Richard Northcote. The Murder of the Princes in the Tower, 1805.

Oil on canvas, approximately 52 x 69 inches. The Collection of Richard Herner.

There are several versions of this painting by Northcote, an earlier one purchased for the Boydell Shakespeare Gallery, where the terrible subject made it one of the most popular pictures in the exhibition. Part of Northcote's effect is achieved by the raised lamp, the single source of illumination, that casts its light on the cruel faces of the assassins, the two sleeping princes, and the crucifix on the back wall.

The worst crime in Richard's bloody pursuit of the crown is the murder of the young princes, his nephews Edward and Richard, in the Tower. Richard orders the murders through Sir James Tyrrel, who recruits Dighton and Forrest to carry out Richard's command that the sons of the deceased Edward IV be killed.

We of course do not see the actual deed, but Tyrrel describes it in detail in Act IV, Scene iii:

The tyrannous and bloody deed is done.
The most arch of piteous massacre
That ever yet this land was guilty of.
Dighton and Forrest, whom I did suborn
To do this ruthless piece of butchery,
Although they were flesh'd villains, bloody dogs,
Melting with tenderness and kind compassion
Wept like two children in their deaths' sad stories.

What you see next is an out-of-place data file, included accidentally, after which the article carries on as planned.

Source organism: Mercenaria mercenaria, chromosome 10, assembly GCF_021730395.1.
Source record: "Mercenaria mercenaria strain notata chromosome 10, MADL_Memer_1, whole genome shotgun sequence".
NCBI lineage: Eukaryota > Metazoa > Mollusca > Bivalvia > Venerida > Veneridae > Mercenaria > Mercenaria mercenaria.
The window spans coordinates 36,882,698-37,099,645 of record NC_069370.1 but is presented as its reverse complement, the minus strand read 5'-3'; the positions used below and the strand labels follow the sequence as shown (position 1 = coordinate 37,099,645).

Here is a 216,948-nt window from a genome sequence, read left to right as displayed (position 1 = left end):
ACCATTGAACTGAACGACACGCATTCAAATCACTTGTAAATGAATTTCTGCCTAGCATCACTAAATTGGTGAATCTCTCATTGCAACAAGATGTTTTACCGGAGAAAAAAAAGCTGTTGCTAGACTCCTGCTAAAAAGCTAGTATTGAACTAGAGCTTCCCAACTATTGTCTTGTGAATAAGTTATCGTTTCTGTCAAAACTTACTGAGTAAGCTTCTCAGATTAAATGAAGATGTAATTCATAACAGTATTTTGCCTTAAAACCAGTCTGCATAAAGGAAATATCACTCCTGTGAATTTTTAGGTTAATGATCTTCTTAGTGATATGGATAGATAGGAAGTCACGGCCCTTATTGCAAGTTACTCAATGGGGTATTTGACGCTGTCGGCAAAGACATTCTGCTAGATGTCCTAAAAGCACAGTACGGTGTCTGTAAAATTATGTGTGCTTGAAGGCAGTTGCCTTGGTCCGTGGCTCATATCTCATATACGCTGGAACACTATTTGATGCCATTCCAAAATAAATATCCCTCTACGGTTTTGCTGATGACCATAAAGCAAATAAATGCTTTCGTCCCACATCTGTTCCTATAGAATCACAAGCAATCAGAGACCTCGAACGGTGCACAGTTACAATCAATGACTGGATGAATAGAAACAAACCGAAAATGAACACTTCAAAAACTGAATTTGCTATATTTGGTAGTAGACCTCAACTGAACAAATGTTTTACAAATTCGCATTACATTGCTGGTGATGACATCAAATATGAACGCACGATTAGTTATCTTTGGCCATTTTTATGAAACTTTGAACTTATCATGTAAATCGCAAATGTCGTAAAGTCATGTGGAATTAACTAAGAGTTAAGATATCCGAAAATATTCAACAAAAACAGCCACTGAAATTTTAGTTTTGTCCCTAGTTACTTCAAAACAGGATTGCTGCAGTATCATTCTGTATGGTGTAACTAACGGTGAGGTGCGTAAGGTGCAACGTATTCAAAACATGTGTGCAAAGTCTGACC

'Lo, thus' quoth Dighton, 'lay those tender babes.'
'Thus, thus,' quoth Forrest, 'girdling one another
Within their innocent alabaster arms:
Their lips were four red roses on a stalk,
Which in their summer beauty kiss'd each other.
A book of prayers on their pillow lay;
Which once,' quoth Forrest, 'almost changed my mind;
But O! the devil'--there the villain stopp'd
Whilst Dighton thus told on: 'We smothered
The most replenished sweet work of nature,
That from the prime creation e'er she framed.'
Thus both are gone with conscience and remorse;
They could not speak; and so I left them both,
To bear this tidings to the bloody king.
And here he comes.

Richard asks, "Am I happy in thy news? . . . didst thou see them dead . . . . and buried, gentle Tyrrel?" Richard seems to take a special delight in this particular barbarism and tells his partner in crime, "Come to me Tyrrel, soon after supper, / Where thou shalt tell the process of their death." Richard shows no remorse, but Tyrrel, Dighton and Forrest are overwhelmed by the enormity of their crime.